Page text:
Organisms which manage to survive extremely harsh conditions are called extremophiles. They have been found under the ice in the Arctic, around deep sea vents, and in the boiling water of hot springs. Their ability to survive these conditions makes them of interest to biologists. In particular, many extremophiles demonstrate a superior ability to repair their DNA, which makes them of great interest to cancer researchers. Andrea and Don Stierle have been studying the organisms which have been living in the pit, looking for new compounds which may have anti-cancer activity. And they have been successful, having discovered berkeleydione, berkeleytrione, and berkeley acid, all of which have shown anti-cancer activity. The structures for berkeleydione and berkeleytrione are shown below.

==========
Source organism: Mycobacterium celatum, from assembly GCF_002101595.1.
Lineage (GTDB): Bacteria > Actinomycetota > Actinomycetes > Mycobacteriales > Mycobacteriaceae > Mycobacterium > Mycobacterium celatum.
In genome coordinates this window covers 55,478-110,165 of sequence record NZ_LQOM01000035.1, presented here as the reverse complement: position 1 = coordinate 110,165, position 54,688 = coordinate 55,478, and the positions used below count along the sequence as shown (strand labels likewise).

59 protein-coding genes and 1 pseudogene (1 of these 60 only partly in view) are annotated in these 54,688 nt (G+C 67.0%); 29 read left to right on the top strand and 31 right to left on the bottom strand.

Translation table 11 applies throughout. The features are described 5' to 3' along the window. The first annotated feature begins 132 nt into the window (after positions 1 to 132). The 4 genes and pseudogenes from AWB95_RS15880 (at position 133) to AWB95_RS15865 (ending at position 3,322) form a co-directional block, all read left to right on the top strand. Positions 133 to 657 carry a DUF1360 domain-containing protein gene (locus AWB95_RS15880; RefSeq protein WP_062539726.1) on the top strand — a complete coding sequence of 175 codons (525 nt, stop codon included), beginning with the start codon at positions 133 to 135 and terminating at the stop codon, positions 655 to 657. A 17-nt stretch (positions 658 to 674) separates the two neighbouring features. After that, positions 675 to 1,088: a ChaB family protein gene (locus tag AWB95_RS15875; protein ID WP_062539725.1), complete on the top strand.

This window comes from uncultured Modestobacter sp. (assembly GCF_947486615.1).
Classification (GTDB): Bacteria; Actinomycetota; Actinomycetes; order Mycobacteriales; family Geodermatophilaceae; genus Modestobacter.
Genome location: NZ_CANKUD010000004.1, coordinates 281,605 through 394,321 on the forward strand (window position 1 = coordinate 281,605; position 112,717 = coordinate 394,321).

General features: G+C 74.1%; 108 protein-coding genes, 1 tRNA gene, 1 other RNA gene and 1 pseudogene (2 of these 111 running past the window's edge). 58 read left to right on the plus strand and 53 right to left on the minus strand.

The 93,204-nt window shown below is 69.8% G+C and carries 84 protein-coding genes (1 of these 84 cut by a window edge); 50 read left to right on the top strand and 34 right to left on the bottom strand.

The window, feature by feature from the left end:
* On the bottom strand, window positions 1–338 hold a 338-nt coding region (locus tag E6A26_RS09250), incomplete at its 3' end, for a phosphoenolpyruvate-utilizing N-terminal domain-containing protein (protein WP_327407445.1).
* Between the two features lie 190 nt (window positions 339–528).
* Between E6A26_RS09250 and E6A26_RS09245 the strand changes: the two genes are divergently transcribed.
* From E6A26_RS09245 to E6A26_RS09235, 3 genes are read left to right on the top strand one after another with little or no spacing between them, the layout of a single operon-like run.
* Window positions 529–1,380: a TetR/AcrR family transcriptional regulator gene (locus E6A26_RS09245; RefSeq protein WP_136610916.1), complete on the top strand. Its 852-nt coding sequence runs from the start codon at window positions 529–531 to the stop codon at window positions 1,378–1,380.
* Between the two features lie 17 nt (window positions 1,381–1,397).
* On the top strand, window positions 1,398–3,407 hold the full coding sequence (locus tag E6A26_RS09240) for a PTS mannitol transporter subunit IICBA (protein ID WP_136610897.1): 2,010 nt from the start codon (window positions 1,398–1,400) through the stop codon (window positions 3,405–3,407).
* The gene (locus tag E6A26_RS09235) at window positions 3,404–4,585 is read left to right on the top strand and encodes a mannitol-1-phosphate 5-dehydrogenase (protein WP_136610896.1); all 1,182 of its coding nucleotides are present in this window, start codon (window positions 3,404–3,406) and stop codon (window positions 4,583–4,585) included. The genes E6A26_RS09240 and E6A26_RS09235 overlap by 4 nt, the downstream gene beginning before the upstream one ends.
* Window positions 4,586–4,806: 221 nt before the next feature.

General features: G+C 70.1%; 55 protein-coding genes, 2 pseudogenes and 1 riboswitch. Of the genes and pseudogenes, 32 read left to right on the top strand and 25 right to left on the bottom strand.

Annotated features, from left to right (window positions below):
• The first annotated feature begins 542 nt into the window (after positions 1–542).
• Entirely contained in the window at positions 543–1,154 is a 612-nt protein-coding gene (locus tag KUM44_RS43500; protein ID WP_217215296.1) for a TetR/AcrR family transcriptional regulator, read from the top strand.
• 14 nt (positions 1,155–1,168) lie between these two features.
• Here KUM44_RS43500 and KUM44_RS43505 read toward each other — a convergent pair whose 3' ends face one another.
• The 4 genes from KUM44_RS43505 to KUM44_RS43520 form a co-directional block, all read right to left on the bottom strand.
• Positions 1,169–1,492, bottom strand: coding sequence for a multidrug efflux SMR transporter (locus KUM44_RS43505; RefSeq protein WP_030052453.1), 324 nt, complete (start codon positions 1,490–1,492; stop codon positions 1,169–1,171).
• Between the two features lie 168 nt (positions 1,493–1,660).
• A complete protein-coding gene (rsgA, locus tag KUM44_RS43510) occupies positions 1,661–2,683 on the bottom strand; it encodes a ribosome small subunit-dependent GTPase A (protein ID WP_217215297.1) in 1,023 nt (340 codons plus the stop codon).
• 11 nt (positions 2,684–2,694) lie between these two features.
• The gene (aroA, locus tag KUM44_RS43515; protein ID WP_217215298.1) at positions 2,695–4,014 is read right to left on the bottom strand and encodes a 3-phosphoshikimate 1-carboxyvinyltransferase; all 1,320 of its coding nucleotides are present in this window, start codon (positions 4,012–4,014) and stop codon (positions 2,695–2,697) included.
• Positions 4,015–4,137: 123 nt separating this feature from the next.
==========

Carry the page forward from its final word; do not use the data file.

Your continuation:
Makes you look at toxic metals in the environment a little differently now, doesn't it? Perhaps we should be harvesting more of the toxic waste dumps we have created over the years. It could be one of this country's biggest resources.
Microorganisms are better at making new and novel organic compounds than grad students. Soon, the only reason why faculty members will continue to hire grad students instead of microorganisms will be because grad students are usually paid less than what microorganisms would accept.